The reasons for a high-gloss finish in plastic molding vary. Some examples include extreme transparency of the molded part, reduced localized corrosion or highly crack-sensitive tooling (due to design or operational stresses). Then there is the impact of mold surface finish on injection molding productivity, as the release forces of the plastic part from the mold steel surface depend upon the polymer’s adhesion properties. Remember that improved smoothness may lead to higher release forces, and, eventually, to a sticking phenomenon, which you can partly overcome with the appropriate tool steel choice and preparation strategy. Achieving a surface with a mirror finish requires several grinding, paper and diamond polishing steps, which you must perform in a clean workplace with the proper tools.
Polishing is a critical step when it comes to the manufacturing of high-quality inserts for plastic molding. Some of the most common defects include pitting, raised defects and orange peel. Pitting refers to scatter pin holes dispersed over most of the material’s surface, creating depressions. Raised defects are small, outwardly directed features that are often irregular in shape. Orange peel appears as hills and valleys covering the surface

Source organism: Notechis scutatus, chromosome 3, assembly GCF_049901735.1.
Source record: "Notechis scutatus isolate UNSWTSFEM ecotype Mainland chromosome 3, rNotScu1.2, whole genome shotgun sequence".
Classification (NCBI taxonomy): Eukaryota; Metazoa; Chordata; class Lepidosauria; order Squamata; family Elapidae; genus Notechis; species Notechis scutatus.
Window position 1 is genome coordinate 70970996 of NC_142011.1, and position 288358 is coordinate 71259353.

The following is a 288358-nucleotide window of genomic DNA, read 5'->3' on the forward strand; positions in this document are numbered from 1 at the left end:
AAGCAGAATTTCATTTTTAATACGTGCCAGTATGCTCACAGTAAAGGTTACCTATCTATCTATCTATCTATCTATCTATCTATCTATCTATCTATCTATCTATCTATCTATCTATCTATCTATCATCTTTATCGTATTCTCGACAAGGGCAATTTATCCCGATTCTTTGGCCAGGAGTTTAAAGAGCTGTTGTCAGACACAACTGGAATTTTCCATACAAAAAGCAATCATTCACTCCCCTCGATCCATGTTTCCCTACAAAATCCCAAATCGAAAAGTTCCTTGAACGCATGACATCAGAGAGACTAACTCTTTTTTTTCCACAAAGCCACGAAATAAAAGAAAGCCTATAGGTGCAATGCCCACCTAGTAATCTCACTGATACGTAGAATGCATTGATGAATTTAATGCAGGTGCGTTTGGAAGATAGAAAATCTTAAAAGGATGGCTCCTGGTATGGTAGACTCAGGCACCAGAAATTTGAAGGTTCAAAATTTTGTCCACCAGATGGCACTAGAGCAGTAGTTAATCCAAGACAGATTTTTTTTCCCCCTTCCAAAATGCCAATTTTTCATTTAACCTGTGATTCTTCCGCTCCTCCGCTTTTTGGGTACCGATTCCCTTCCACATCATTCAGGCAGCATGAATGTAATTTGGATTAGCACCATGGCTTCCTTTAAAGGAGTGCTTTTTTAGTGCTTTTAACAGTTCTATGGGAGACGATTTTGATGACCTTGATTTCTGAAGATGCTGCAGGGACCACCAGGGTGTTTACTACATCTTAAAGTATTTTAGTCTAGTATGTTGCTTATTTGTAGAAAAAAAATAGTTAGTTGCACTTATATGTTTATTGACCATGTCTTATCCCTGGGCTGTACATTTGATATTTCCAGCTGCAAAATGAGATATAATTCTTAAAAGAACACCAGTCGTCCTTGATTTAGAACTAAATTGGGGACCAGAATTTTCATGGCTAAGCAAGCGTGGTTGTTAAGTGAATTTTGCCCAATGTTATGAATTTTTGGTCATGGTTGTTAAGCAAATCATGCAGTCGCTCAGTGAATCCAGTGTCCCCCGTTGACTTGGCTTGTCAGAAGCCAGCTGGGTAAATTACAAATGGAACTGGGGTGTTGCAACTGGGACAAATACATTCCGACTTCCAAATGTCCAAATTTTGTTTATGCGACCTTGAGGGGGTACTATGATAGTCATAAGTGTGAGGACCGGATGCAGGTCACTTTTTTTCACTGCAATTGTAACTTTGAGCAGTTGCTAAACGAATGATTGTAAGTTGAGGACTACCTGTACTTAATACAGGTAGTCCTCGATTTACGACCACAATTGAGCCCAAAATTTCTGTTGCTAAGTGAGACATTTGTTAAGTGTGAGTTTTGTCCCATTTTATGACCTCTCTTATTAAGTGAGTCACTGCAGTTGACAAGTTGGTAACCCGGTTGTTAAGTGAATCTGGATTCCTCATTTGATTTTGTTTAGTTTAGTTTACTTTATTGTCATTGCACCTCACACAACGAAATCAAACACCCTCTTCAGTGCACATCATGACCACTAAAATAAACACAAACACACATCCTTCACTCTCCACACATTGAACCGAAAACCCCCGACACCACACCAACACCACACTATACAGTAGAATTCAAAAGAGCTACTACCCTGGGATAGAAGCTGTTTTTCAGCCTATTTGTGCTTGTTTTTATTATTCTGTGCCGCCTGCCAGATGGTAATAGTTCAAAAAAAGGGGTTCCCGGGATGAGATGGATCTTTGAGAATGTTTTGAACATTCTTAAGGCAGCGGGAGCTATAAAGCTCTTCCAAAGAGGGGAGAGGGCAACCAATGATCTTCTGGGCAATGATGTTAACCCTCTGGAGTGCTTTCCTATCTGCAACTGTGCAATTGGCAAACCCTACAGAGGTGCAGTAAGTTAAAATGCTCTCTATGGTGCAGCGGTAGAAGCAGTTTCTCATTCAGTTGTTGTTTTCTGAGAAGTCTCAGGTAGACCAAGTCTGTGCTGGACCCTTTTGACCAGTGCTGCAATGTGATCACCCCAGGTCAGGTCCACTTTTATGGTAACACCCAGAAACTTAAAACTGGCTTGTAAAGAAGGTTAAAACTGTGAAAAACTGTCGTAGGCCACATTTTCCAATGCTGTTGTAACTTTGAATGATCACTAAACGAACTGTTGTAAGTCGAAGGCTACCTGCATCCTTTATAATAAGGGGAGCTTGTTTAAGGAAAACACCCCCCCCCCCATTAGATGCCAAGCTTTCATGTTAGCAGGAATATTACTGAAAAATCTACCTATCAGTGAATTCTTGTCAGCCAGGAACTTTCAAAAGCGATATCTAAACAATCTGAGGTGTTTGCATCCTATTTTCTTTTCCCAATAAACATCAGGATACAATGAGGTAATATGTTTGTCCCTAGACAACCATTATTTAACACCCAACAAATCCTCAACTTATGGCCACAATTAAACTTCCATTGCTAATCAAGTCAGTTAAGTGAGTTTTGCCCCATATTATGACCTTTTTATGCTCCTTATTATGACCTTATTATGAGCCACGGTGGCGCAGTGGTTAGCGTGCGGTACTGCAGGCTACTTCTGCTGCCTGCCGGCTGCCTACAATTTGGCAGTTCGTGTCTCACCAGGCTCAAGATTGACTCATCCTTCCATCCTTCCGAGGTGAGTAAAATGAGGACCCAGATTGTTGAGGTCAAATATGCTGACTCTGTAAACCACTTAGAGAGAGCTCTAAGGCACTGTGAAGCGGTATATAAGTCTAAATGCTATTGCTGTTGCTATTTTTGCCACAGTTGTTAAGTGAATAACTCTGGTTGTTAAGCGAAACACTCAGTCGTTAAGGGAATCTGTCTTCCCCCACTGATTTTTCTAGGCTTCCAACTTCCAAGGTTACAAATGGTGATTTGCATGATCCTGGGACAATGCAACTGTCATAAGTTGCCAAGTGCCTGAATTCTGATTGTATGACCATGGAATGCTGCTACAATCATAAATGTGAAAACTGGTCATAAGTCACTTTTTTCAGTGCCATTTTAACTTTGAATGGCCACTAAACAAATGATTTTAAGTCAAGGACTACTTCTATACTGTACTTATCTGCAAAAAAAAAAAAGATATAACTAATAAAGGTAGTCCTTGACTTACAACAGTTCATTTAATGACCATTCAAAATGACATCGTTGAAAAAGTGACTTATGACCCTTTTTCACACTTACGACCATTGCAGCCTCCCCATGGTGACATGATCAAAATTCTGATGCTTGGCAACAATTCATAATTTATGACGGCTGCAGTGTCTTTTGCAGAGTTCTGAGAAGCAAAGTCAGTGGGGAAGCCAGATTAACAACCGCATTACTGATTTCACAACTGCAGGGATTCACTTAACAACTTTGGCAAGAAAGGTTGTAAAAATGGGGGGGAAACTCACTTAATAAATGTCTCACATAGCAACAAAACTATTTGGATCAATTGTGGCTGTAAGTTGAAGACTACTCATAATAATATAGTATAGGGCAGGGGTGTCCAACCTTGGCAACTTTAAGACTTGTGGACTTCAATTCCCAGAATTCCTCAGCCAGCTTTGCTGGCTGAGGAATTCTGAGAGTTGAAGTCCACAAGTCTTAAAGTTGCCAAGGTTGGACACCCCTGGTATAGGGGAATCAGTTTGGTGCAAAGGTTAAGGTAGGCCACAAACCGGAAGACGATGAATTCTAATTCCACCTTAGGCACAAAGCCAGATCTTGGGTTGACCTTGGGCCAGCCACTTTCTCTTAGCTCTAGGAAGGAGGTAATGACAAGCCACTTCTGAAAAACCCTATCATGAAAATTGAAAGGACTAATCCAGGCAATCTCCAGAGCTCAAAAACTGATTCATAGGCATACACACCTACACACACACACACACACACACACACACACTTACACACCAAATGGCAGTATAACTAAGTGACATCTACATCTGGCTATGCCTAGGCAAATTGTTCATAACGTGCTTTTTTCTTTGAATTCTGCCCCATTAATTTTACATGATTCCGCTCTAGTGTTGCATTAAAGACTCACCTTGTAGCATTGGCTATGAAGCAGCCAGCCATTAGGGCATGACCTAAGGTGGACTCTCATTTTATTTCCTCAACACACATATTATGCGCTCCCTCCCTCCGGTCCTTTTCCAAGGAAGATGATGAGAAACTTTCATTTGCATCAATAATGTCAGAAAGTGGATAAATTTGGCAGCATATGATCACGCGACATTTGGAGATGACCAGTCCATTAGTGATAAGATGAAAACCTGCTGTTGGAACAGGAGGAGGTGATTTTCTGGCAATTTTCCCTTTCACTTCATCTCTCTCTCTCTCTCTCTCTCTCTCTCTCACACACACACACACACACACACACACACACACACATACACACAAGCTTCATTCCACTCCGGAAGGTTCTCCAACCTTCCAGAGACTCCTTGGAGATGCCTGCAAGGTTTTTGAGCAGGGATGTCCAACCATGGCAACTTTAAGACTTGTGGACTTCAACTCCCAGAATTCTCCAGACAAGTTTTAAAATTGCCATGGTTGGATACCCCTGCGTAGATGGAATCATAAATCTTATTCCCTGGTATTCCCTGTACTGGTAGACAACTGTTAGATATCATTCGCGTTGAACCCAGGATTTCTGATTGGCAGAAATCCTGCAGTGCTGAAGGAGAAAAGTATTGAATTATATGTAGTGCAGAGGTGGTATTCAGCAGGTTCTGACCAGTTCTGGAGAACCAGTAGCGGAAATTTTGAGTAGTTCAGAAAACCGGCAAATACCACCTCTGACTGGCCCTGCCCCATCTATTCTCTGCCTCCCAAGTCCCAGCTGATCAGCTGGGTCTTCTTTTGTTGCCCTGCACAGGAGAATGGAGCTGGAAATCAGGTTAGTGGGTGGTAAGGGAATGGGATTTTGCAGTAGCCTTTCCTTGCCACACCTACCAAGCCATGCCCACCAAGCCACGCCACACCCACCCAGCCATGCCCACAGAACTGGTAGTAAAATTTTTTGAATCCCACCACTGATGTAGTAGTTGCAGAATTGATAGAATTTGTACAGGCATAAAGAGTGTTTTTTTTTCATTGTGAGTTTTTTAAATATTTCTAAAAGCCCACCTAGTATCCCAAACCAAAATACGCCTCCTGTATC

Let’s break down some key challenges and considerations for achieving the best mold finish.
The Steel Factor
Your steel choice does impact part defects. For example, microcleanliness and microstructure strongly contribute to pitting, as polishing removes the softer matrix around an inclusion or carbide, resulting in peaks. Then, as polishing continues, the peaks are torn from the surface, yielding pits and needle marks
When projects demand high-quality surface finishes, use electro slag refined/remelted (ESR) grades and powder metallurgy (PM) steels, which have high cleanliness and whose carbides are smaller and rounder compared to conventionally produced steel.
When polishing, a low defect content is beneficial.
The hardness of the matrix also influences part defects. The higher the hardness, the lower the risk of encountering issues. For example, steel at a lower hardness (<45 HRC) is more prone to orange peel, so the polishing technique becomes very important. Orange peel can worsen with segregation or small differences in alloying content, leading to softer and harder layers in the matrix.